ANTIOXIDAT[VE PROPERTIES OF CACAO AND
TI-[EIR E F F E C T ON B U T T E R O I L ~
w. S. MUELLER
Depart~Jnent of Dairy Industry
University of Massachusetts, A~nherst
P r e l i m i n a r y work (2) in 1938 revealed t h a t cacao contained substances anti-
oxidative f o r milk fat. Meager e x p e r i m e n t a l d a t a i n d i c a t i n g the effectiveness of
the cacao a n t i o x i d a n t in l a r d , soya bean oil, cod liver oil, a n d coffee beans are
given in a p a t e n t (3). Since the l i t e r a t u r e contained insufficient i n f o r m a t i o n to
d r a w conclusions r e g a r d i n g the effectiveness of cacao a n t i o x i d a n t s in d a i r y
products, this i n v e s t i g a t i o n was u n d e r t a k e n . Possible a n t i o x i d a n t s f r o m cacao
shell are emphasized in the p r e s e n t report.
The effectiveness of the cacao a n t i o x i d a n t s on b u t t e r o i l was t e s t e d b y n o t i n g
the f o r m a t i o n of peroxides, bleaching of the carotenoid pigment, a n d taste a n d
odor of the butteroil. A c c e l e r a t e d tests were used in place of o r d i n a r y storage
conditions for d a i r y products. A l t h o u g h there is some risk of e r r o r in a p p l y i n g
results obtained b y accelerated tests, experience has shown t h a t d a t a thus ob-
t a i n e d u s u a l l y f u r n i s h a reliable guide to behavior d u r i n g storage.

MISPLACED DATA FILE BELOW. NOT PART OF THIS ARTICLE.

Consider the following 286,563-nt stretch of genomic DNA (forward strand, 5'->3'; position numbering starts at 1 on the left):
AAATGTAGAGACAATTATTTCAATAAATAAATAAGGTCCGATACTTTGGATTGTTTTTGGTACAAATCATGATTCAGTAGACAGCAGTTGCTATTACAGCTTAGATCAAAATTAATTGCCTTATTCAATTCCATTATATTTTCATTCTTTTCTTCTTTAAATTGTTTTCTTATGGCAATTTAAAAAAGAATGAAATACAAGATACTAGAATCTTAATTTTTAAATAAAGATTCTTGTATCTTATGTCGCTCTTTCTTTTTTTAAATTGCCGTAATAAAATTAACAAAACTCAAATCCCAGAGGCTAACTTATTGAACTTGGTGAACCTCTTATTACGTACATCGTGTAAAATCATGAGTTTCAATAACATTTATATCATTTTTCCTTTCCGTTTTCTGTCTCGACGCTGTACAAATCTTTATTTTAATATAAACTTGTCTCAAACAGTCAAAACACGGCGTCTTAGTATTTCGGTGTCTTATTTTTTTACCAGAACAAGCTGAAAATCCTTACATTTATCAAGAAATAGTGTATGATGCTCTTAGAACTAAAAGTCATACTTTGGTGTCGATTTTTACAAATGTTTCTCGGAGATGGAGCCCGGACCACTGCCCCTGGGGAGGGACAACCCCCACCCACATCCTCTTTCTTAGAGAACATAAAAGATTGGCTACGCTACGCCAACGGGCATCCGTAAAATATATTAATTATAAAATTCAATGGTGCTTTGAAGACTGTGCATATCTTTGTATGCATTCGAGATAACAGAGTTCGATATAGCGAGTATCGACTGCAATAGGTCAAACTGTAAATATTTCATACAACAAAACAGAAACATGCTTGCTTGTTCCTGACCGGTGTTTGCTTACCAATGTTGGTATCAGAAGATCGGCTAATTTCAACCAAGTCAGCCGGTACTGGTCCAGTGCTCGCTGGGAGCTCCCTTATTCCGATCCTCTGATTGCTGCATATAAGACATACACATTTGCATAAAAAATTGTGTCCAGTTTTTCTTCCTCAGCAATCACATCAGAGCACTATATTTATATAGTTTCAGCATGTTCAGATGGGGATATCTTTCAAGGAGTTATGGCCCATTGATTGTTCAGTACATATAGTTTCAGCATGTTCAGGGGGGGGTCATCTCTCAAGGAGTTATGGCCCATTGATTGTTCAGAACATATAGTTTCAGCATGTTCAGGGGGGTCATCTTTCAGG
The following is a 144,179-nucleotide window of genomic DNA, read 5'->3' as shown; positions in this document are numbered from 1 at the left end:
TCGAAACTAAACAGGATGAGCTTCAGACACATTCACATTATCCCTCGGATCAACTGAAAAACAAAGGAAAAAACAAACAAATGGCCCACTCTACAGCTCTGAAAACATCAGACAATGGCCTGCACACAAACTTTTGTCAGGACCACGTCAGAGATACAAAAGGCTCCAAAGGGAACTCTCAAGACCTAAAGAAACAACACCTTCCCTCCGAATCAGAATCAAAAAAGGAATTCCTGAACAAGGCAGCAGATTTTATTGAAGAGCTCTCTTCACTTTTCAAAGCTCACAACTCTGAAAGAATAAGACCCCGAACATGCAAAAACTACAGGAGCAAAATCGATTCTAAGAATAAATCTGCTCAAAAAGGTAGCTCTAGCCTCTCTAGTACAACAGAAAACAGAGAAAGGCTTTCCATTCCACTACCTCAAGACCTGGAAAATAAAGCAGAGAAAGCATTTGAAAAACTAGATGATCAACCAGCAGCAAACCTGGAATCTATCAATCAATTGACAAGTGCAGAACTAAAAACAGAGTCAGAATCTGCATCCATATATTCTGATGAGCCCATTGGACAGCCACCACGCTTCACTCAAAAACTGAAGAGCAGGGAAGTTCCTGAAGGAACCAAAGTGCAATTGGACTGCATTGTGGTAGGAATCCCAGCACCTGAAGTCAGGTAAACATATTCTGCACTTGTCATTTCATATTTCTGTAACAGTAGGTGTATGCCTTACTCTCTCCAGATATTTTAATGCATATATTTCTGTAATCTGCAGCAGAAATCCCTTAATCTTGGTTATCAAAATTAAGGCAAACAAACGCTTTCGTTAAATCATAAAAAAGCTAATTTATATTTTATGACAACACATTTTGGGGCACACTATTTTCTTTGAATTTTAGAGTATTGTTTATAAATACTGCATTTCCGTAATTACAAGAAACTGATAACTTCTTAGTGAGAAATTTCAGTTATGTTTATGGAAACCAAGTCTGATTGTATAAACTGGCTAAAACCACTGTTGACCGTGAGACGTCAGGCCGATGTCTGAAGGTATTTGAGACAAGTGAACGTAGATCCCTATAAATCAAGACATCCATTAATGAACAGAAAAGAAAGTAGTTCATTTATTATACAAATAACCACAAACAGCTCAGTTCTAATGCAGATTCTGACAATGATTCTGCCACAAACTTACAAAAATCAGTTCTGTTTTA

Preparation of b~ttteroil. The b u t t e r o i l for this s t u d y was p r e p a r e d f r o m
sweet cream ( a p p r o x i m a t e l y 40% f a t ) o b t a i n e d from the U n i v e r s i t y creamery.
Cream was c h u r n e d in a Dazey glass churn, a n d the r e s u l t i n g b u t t e r was m e l t e d
a n d washed with w a t e r at 158 ° F. The oil a n d water were l a t e r s e p a r a t e d b y
means of a s e p a r a t o r y funnel. This process was r e p e a t e d u n t i l a r e l a t i v e l y clear
b u t t e r o i l was obtained. The final s e p a r a t i o n of oil a n d water was made b y
c e n t r i f u g i n g in s e p a r a t o r y funnels. The entire p r o c e d u r e was c a r r i e d out a w a y
from d i r e c t sunlight. The b u t t e r o i l contained 94.4% solids a n d was s t o r e d in
amber-colored bottles in the r e f r i g e r a t o r (42 ° F . ) .
Source of cacao. The cacao shell and cocoa powder were obtained f r o m the
W a i t e r B a k e r Company, Dorchester, Mass. The cacao shell was g r o u n d to pass
t h r o u g h a 20-mesh wire screen.
Swift fat stability test. The modifications of the Swift f a t s t a b i l i t y test as
recommended by Riemenschneider et al. (4) were used with the exception t h a t
a l-g. sample of b u t t e r o i l was dissolved in 50 nil. of a m i x t u r e of glacial acetic
Received for publication January 11, 1954.
~Contribution No. 936 from the Massachusetts Agricultural Experiment Station. This
paper reports research undertaken in cooperation with the Quartermaster Food and Container
Institute for the Armed Forces and has been assigned No. 463 in the series of papers approved
for publication. The views or conclusions contained in this report are those of ttle author. They
are not to be construed as necessarily reflecting tlle views or indorsement of the Department